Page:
Georgia Shape Receives National Recognition for Childhood Obesity Efforts

March 2, 2015

Since Georgia Shape launched in 2011, the initiative has made daily physical activity and good nutrition a staple for youth across the state. While Georgia Shape continues to gain support from educators and health professionals in our state, it is now earning national acclaim for its school-based physical activity programming and childhood obesity prevention model.

The state of Georgia recently earned a commendation from the President’s Council on Fitness, Sports and Nutrition for being first state in the nation to implement the Presidential Youth Fitness Program through Georgia Shape. Additionally, the initiative earned an Emerging Practice award from the Association of Maternal Child Health Programs (AMCHP) and a Bright Ideas in Government award from Harvard University’s Ash Center for Democratic Governance and Innovation.

Each award recognizes the initiative’s success in building a sustainable physical activity model that benefits the health and wellness of students while enhancing the educational goals of school leaders and educators.

“Georgia Shape and our many partners share a passion for fostering a culture of health among Georgia’s youth,” said Emily Anne Vall, Ph.D., Georgia Shape project manager. “Childhood obesity has become one of the leading pediatric health issues of our generation and we are excited to see our initiative being recognized for the work that has been done statewide to improve the health of Georgia’s youth.”

The Presidential Youth Fitness Program is a comprehensive school-based program that promotes health and regular physical activity for America’s youth. This is a voluntary program that offers educators free access to a health-related assessment for youth fitness, professional development for meaningful implementation, and motivational recognition to help students to adopt and maintain an active lifestyle.

AMCHP is a national resource, partner and advocate for state public health leaders and others working to improve the health of women, children, youth and families, including those with special health care needs. The Emerging Practice award recognizes programs that have been extensively evaluated and proven to improve the health of these populations through innovative policies and initiatives.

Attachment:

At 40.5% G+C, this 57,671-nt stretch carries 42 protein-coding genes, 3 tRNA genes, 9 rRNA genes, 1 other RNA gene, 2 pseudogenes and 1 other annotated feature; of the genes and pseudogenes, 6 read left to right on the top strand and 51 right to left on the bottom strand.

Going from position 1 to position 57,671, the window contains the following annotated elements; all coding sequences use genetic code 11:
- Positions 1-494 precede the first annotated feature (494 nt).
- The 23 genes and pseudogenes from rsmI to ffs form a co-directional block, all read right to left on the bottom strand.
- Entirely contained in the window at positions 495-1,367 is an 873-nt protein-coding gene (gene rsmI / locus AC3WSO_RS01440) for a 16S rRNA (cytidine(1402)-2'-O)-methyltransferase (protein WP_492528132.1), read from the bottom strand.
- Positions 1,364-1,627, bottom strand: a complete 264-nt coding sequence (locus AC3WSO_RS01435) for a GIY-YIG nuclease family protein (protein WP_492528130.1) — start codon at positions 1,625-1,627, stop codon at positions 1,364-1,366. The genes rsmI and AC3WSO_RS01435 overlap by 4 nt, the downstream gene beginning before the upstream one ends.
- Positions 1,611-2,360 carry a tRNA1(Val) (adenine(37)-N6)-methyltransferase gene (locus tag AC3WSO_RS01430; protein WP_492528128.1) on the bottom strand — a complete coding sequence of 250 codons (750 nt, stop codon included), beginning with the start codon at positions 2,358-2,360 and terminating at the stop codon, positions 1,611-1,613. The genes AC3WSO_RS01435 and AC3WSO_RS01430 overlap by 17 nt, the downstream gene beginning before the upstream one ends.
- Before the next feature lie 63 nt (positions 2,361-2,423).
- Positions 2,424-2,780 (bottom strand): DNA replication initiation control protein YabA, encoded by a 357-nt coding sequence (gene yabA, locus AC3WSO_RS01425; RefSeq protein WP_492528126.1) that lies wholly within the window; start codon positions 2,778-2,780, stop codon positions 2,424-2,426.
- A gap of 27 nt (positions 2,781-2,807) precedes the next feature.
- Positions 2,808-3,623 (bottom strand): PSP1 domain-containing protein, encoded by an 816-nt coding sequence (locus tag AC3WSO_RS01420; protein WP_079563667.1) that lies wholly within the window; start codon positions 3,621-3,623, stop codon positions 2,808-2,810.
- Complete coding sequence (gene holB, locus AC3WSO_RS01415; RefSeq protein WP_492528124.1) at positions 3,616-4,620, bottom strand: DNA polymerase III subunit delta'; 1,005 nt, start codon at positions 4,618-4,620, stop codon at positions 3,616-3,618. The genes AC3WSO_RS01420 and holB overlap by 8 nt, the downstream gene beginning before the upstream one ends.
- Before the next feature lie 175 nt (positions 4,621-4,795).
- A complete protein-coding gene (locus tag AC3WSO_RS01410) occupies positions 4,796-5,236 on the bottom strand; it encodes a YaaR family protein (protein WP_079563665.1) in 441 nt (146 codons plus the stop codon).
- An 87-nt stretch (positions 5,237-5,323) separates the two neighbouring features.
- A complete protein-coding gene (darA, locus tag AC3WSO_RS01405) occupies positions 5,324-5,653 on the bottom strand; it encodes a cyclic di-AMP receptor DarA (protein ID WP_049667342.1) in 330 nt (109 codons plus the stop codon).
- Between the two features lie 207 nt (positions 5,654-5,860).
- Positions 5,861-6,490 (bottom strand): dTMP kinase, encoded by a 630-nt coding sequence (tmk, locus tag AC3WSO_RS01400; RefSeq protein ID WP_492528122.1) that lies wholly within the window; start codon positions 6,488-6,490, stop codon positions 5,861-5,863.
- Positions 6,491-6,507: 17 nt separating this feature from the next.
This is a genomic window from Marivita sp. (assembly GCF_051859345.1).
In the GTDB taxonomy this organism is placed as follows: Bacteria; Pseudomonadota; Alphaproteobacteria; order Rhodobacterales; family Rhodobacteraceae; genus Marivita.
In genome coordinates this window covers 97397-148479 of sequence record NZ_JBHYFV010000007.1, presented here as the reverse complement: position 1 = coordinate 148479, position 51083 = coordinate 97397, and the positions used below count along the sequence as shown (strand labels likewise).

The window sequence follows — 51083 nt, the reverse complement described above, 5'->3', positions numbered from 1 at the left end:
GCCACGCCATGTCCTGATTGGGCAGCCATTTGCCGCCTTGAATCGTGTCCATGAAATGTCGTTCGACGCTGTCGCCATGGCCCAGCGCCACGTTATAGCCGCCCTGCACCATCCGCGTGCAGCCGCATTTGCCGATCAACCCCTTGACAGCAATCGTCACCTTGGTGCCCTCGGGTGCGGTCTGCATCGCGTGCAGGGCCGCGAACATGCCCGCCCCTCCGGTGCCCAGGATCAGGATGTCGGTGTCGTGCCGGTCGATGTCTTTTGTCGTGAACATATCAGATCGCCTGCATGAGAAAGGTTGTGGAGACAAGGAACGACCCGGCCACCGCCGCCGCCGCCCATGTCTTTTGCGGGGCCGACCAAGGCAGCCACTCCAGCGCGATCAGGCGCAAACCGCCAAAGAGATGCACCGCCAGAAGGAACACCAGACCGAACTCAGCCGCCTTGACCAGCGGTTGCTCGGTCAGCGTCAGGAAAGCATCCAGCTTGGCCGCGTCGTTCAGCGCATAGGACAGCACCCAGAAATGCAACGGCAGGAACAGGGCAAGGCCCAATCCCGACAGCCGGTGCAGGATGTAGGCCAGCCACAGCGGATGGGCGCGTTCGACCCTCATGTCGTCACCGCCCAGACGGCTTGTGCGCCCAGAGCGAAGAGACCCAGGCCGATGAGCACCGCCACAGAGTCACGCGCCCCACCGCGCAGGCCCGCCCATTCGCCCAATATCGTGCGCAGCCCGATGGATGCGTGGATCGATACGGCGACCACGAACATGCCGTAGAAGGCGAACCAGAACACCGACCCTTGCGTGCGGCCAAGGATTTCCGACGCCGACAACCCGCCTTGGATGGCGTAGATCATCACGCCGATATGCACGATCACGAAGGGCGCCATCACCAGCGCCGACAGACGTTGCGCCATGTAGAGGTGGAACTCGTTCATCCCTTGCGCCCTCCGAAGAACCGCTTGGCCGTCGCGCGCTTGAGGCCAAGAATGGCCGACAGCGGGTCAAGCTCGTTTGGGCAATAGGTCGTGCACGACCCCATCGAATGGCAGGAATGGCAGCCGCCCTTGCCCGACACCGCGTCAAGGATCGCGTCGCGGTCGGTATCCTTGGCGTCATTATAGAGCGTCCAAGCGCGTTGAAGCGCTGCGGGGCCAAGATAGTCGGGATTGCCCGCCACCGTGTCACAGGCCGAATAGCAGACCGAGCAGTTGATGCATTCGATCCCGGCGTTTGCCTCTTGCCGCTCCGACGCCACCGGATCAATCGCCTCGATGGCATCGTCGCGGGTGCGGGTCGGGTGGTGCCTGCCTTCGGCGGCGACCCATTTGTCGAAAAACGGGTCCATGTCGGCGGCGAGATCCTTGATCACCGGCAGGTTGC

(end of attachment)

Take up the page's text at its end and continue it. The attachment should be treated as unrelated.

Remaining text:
The Bright Ideas award is a component of the Ash Center’s Innovations in American Government awards competition which honors government programs that improve the quality of life for citizens. Through its Bright Ideas program, noteworthy programs are shared with government officials, public servants and other community leaders throughout the United States to help them learn how to adopt similar policies and programs in their own communities.

“We pride ourselves on creating relationships with diverse partners that help us break down barriers and create meaningful, expert driven work,” said Vall. “It is inspiring to see our strategy and approach being studied and replicated in communities across the nation. This recognition validates our hard work and demonstrates that the strategy behind Georgia Shape can make a widespread positive impact on the health and wellness of children nationwide.”

To learn more about Georgia Shape, its partners and participating schools, visit www.GeorgiaShape.org

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